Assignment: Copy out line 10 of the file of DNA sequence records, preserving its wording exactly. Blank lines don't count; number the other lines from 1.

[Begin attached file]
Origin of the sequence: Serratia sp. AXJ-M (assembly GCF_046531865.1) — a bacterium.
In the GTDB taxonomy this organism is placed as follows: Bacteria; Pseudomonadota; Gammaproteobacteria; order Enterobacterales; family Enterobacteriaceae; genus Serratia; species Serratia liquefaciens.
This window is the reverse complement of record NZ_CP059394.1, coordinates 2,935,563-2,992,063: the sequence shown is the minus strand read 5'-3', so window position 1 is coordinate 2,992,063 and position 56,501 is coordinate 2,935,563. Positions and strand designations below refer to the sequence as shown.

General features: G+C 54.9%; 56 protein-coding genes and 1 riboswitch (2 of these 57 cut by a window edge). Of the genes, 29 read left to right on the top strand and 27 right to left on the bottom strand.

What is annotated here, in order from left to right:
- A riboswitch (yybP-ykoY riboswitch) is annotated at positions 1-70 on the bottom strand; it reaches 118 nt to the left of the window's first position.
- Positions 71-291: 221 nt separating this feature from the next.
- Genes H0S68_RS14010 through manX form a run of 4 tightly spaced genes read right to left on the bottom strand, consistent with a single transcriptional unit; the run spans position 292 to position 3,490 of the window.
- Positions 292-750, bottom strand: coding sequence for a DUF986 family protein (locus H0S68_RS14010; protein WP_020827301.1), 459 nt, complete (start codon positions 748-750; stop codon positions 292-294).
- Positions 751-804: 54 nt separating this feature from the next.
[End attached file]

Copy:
- Positions 751-804: 54 nt separating this feature from the next.